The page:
Like nearly all conditions that revolve around pain, headaches can be tricky to categorize. A headache one person would call "terrible" might feel mild to someone else.
But speaking generally, you need to see your primary care physician if your headache status changes, says Mark Morocco, MD, a clinical professor and ER doc at the University of California, Los Angeles Medical Center. That means if you never had headaches, but now you seem to have them all the time, your doctor should know about that change, Morocco says. Or if the intensity of your regular migraines has suddenly ratcheted up, that's also something worthy of your doctor's attention.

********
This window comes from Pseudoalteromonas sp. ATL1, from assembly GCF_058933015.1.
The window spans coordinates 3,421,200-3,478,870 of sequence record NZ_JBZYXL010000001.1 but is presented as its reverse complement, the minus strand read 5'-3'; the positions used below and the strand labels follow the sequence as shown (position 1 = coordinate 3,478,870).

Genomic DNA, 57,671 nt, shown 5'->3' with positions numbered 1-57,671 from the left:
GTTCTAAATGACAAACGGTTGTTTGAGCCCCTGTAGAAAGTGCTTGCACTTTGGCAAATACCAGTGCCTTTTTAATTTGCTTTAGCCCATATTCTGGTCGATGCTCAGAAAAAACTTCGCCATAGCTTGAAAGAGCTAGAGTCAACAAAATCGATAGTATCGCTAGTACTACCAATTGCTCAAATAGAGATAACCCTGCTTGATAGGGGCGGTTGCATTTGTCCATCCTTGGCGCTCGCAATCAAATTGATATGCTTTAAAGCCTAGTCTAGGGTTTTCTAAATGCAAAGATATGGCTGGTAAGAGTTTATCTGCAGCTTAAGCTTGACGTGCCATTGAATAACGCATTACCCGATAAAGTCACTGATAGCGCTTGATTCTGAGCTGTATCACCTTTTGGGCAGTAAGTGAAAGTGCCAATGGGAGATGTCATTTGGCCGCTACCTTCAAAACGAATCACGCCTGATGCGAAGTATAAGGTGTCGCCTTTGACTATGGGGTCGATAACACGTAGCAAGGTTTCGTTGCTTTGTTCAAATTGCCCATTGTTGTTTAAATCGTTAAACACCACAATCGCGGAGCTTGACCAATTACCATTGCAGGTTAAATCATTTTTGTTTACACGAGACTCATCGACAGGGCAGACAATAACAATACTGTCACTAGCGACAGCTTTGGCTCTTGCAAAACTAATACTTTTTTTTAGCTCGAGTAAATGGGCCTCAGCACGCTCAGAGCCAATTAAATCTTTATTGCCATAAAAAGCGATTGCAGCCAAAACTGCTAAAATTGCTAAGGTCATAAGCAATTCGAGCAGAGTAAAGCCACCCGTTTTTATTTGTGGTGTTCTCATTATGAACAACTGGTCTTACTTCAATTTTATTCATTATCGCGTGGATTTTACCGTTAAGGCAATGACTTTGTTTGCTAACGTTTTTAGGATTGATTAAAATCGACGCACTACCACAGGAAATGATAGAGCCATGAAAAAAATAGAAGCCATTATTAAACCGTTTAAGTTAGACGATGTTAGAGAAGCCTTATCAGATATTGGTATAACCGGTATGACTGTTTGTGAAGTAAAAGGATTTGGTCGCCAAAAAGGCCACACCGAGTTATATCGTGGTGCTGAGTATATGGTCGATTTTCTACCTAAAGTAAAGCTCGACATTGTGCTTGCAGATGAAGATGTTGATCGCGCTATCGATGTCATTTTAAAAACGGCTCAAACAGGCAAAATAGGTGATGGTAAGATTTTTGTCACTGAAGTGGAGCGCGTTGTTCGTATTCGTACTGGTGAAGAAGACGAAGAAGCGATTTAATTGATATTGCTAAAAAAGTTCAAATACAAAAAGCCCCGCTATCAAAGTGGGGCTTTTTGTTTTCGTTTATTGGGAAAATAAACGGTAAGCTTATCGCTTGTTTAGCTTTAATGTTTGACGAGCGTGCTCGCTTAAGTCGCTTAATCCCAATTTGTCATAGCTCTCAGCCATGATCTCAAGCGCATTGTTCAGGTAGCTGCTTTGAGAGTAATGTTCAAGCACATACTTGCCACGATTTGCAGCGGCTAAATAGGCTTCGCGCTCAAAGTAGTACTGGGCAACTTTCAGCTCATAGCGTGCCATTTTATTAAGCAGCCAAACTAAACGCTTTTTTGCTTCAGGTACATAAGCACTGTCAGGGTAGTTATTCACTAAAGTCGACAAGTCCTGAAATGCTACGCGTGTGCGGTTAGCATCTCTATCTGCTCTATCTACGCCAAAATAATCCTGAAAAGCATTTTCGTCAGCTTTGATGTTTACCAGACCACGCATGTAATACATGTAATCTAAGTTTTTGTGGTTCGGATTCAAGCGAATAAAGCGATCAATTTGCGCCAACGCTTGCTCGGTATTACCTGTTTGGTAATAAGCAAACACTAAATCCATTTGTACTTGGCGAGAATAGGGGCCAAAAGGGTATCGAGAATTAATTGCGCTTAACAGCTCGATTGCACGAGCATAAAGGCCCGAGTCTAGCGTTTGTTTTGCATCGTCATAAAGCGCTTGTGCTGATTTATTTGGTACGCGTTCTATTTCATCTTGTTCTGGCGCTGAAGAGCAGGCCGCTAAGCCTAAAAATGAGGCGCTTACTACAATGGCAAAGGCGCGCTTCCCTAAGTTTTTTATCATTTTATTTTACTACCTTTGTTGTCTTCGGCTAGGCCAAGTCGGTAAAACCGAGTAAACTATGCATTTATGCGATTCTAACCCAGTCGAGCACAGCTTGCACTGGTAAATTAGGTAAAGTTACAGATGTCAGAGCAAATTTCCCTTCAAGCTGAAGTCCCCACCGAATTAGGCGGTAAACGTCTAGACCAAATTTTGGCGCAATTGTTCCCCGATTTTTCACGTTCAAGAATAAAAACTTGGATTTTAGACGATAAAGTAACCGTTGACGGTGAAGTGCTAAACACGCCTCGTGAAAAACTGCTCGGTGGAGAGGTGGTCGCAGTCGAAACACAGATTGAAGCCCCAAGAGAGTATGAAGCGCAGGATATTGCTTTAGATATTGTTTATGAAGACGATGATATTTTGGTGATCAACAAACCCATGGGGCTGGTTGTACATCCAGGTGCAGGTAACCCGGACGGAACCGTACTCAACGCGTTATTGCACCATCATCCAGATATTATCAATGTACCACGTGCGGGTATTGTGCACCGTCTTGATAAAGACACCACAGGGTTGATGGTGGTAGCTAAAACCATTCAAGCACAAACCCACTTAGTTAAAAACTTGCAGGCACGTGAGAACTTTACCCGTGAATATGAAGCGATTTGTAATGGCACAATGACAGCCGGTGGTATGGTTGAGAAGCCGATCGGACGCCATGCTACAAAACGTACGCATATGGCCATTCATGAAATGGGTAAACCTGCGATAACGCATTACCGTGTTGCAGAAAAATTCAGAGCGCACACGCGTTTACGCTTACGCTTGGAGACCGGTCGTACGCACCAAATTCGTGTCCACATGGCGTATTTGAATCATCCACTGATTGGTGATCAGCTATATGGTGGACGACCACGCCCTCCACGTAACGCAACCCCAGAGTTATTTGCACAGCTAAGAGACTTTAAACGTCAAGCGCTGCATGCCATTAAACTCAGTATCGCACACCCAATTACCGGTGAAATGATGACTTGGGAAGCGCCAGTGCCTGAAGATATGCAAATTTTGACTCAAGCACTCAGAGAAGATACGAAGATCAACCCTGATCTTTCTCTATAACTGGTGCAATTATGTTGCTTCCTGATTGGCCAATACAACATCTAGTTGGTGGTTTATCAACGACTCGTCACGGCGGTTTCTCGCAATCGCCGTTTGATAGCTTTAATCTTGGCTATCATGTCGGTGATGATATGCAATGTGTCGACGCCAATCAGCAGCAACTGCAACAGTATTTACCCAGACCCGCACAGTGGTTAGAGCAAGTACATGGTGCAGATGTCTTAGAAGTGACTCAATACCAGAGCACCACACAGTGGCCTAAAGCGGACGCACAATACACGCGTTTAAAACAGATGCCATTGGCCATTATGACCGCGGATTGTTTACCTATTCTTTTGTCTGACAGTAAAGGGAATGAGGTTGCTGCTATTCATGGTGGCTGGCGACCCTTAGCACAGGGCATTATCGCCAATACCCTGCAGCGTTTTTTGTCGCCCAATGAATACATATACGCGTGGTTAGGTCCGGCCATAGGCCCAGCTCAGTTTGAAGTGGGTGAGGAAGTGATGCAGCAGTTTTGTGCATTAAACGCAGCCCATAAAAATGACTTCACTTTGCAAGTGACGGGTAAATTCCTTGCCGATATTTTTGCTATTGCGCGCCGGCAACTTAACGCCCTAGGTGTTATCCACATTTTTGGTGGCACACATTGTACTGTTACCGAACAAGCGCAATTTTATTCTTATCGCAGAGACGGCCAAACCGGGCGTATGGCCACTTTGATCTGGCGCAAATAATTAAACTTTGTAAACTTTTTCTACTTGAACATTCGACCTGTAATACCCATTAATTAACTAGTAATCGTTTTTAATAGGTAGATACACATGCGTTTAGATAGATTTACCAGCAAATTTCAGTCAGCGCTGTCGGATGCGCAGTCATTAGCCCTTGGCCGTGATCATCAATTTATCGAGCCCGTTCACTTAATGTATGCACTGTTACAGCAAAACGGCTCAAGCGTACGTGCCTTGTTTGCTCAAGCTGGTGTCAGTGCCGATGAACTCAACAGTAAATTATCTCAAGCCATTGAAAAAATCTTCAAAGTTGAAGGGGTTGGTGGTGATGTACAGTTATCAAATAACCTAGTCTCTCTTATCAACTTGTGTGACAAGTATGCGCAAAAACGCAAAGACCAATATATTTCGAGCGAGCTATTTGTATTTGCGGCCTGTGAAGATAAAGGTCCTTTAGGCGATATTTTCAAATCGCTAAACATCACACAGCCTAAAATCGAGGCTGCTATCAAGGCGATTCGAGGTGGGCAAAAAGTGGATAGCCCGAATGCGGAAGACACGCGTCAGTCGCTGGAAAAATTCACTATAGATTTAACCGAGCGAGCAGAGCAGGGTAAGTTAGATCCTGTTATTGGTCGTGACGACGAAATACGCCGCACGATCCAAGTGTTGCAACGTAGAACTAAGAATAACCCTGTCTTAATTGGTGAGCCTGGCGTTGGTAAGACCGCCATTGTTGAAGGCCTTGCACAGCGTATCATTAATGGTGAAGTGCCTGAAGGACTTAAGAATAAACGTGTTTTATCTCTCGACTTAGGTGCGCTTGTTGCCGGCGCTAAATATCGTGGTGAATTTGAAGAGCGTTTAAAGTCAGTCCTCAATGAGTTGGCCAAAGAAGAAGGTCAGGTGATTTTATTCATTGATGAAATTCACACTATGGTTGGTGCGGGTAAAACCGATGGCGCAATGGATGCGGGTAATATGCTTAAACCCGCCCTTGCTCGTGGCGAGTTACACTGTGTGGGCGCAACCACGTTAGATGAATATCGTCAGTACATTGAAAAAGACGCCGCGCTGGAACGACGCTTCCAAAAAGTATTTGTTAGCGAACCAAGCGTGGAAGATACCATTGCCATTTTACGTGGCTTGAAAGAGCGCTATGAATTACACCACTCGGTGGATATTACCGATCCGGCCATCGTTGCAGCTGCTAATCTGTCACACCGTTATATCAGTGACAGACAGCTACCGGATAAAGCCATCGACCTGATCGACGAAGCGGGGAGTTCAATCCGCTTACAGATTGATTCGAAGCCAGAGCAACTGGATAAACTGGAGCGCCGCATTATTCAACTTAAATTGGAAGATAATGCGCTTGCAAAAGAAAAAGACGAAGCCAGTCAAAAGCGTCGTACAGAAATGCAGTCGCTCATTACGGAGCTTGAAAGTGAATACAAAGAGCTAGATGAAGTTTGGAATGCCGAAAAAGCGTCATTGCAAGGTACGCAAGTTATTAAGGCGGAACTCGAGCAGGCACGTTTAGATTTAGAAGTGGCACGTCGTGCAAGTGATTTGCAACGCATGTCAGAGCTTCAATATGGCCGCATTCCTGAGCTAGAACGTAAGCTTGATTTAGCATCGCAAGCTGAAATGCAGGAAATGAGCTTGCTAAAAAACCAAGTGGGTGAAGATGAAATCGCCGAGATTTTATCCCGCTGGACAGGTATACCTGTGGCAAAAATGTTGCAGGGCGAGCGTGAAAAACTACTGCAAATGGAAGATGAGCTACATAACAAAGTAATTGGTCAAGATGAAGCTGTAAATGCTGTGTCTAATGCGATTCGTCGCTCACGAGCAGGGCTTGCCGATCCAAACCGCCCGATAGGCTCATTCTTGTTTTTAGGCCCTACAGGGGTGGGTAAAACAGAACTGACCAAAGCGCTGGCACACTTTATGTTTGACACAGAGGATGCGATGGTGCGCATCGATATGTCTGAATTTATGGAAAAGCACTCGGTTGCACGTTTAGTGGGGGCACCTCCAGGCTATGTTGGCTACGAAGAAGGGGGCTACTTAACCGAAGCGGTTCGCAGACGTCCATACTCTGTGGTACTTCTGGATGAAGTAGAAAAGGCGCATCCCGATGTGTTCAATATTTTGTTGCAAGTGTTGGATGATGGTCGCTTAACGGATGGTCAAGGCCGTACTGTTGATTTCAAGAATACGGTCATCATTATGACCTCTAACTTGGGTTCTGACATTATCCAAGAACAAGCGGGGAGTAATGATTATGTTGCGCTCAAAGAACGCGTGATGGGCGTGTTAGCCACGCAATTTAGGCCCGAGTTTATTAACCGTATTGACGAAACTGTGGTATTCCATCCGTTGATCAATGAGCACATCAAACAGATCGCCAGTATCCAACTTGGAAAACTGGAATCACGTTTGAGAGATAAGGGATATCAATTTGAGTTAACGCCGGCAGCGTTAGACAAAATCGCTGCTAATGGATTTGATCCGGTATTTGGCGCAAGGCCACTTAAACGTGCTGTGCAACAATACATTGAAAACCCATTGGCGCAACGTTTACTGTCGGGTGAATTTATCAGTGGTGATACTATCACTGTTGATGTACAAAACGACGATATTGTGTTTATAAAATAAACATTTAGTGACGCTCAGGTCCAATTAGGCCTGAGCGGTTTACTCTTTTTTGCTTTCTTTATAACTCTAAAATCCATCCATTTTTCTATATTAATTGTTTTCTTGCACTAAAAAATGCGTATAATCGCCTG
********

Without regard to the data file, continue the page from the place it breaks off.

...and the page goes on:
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Even in those situations, chances are good your headaches are not of the life-threatening variety. "People are always worried about brain tumors," Morocco says. But headaches are actually not among the symptoms experts usually associate with a tumor (here are the actual warning signs of a brain tumor).
On the other hand, there are some warning signs that your headache is a true medical emergency. Here's what to watch out for: